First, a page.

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SF Bay Bridge Gets World’s Largest Light Sculpture

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San Francisco’s Bay Bridge has long been the ugly step sister to the prettier, more popular Golden Gate Bridge. But thanks to a pioneering artist and a buttload of LED lights, the maligned link between San Francisco and Oakland is about to be the shining star of the Bay Area.

Starting tonight, a light installation known as The Bay Lights will illuminate the western span of the Bay Bridge. This isn’t just any old light show, however. With 25,000 rippling white lights lining each suspension cable along the 1.8 mile span between downtown SF and Yerba Buena Island, The Bay Lights is set to be the largest LED light sculpture in the world.

According to the New York Times, artist Leo Villareal was inspired by the motion surrounding the stoic bridge – “the kinetic activity of boats, water, clouds, traffic.” By drawing the spirit of these ever-changing elements into the bridge itself through waxing and waning light, Villareal has transformed the structure into another moving part of the bustling Bay Area. Let’s just hope the effect doesn’t freak out drivers who are already terrified of being trapped on a bridge during an earthquake.

It’s interesting to note that the Bay Bridge is actually the eldest of San Francisco’s two major watery overpasses, and yet seniority has not served the old gal well throughout the years. The Bay Bridge was opened at the end of 1936 to great fanfare, but merely five months later the Golden Gate came along like an unwanted Irish twin with its more picturesque location and striking bronze pillars, and suddenly no one cared about the older sibling. I now understand how my older sister must have felt when I sprung from the skull of Athena in all my gilded, godly glory.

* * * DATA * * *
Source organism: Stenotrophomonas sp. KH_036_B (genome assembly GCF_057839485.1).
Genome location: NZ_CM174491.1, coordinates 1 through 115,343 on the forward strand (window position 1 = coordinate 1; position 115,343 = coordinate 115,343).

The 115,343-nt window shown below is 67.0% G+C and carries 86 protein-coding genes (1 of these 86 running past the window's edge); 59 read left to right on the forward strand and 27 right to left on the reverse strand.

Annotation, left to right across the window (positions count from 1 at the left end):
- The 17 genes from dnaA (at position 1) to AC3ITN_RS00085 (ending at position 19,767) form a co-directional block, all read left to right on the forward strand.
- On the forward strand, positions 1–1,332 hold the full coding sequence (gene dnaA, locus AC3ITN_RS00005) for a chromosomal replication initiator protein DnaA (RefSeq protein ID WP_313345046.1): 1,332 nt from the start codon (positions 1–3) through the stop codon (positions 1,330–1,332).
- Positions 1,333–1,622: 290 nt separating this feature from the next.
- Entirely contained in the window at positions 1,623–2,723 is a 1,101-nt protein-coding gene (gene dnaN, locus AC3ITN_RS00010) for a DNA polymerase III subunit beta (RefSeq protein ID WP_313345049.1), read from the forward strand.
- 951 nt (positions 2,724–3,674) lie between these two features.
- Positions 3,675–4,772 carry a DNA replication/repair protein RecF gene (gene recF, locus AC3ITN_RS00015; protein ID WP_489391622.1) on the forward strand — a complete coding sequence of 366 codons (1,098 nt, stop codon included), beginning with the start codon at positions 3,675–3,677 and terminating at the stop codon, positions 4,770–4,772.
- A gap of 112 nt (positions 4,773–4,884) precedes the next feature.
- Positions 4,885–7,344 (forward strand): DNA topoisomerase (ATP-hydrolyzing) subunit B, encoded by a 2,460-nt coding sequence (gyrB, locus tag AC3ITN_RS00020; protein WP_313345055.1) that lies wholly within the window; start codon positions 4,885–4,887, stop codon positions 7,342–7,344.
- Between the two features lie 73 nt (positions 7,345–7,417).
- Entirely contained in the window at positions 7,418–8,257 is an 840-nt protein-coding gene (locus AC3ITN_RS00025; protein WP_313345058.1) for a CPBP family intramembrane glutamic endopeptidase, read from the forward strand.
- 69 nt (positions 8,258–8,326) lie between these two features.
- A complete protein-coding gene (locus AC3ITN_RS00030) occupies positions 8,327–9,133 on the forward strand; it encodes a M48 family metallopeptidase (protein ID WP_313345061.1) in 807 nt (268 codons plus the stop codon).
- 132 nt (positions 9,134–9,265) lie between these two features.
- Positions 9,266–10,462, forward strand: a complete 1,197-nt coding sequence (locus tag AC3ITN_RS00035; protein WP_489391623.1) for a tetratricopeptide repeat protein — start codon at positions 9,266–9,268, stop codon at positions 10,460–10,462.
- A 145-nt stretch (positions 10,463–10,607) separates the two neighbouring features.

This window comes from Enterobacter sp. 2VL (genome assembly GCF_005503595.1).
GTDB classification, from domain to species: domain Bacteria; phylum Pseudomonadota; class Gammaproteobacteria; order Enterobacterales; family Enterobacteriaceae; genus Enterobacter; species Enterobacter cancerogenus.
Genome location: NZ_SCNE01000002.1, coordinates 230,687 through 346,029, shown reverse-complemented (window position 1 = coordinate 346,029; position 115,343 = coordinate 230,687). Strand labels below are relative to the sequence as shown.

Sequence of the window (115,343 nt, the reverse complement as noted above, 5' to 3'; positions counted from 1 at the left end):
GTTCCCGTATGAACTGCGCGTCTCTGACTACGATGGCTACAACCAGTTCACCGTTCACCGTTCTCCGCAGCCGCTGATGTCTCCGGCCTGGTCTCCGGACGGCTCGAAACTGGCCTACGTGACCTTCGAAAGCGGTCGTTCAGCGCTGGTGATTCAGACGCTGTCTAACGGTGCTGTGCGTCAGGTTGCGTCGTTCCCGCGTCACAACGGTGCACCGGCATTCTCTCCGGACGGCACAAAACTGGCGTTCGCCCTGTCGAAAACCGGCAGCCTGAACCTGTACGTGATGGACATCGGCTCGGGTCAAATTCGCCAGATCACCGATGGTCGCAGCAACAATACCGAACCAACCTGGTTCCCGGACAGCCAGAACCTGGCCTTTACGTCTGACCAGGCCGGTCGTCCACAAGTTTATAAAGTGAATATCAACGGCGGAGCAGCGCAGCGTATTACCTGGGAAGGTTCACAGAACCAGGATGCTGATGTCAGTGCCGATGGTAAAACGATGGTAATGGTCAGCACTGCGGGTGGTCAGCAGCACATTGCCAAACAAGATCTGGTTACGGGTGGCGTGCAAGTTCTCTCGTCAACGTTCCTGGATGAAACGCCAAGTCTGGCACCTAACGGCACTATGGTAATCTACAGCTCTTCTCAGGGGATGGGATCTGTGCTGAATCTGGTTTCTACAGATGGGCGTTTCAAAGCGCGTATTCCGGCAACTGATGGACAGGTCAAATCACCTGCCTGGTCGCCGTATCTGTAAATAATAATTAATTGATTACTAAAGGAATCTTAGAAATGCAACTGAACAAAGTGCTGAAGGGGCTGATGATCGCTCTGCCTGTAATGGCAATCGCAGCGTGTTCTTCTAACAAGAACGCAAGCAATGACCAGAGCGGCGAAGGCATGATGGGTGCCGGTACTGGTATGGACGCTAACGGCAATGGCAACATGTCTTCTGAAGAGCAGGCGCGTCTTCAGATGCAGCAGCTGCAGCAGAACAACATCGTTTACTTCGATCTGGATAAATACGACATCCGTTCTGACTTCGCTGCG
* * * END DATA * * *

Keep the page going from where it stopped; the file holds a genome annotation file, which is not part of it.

The 8 million dollar privately funded installation will run for the next two years and is expected to bring in upwards of 97 million smackeroos to the local economy. We assume that’s from people renting boats to see the lights from the water, and we feel sorry for them for not realizing they can see the show from land and for free.

Or, if you’re really a budget traveler, save all your money and just watch this sneak peek of the installation in action:


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